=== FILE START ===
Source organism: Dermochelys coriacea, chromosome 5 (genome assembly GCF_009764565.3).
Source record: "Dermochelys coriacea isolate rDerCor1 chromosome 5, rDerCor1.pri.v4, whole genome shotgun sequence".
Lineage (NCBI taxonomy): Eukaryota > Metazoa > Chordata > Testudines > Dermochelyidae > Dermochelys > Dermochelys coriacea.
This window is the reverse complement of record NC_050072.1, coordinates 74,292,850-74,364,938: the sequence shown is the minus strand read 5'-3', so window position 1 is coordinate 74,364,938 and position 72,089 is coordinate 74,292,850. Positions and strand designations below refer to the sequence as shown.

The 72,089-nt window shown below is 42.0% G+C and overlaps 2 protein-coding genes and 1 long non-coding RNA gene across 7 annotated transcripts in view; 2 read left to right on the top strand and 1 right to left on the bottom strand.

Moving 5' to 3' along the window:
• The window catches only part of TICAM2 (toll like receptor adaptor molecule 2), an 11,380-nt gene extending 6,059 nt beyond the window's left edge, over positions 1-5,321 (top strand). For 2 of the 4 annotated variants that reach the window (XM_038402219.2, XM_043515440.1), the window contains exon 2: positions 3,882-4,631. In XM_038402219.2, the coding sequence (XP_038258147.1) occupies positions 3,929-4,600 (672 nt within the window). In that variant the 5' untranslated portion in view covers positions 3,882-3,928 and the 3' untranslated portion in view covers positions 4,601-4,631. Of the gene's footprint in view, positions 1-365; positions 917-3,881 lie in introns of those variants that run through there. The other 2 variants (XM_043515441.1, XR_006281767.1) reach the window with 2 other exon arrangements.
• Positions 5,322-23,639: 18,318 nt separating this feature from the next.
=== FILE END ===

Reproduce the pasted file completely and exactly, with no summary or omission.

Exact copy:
Source organism: Dermochelys coriacea, chromosome 5 (genome assembly GCF_009764565.3).
Source record: "Dermochelys coriacea isolate rDerCor1 chromosome 5, rDerCor1.pri.v4, whole genome shotgun sequence".
Lineage (NCBI taxonomy): Eukaryota > Metazoa > Chordata > Testudines > Dermochelyidae > Dermochelys > Dermochelys coriacea.
This window is the reverse complement of record NC_050072.1, coordinates 74,292,850-74,364,938: the sequence shown is the minus strand read 5'-3', so window position 1 is coordinate 74,364,938 and position 72,089 is coordinate 74,292,850. Positions and strand designations below refer to the sequence as shown.

The 72,089-nt window shown below is 42.0% G+C and overlaps 2 protein-coding genes and 1 long non-coding RNA gene across 7 annotated transcripts in view; 2 read left to right on the top strand and 1 right to left on the bottom strand.

Moving 5' to 3' along the window:
• The window catches only part of TICAM2 (toll like receptor adaptor molecule 2), an 11,380-nt gene extending 6,059 nt beyond the window's left edge, over positions 1-5,321 (top strand). For 2 of the 4 annotated variants that reach the window (XM_038402219.2, XM_043515440.1), the window contains exon 2: positions 3,882-4,631. In XM_038402219.2, the coding sequence (XP_038258147.1) occupies positions 3,929-4,600 (672 nt within the window). In that variant the 5' untranslated portion in view covers positions 3,882-3,928 and the 3' untranslated portion in view covers positions 4,601-4,631. Of the gene's footprint in view, positions 1-365; positions 917-3,881 lie in introns of those variants that run through there. The other 2 variants (XM_043515441.1, XR_006281767.1) reach the window with 2 other exon arrangements.
• Positions 5,322-23,639: 18,318 nt separating this feature from the next.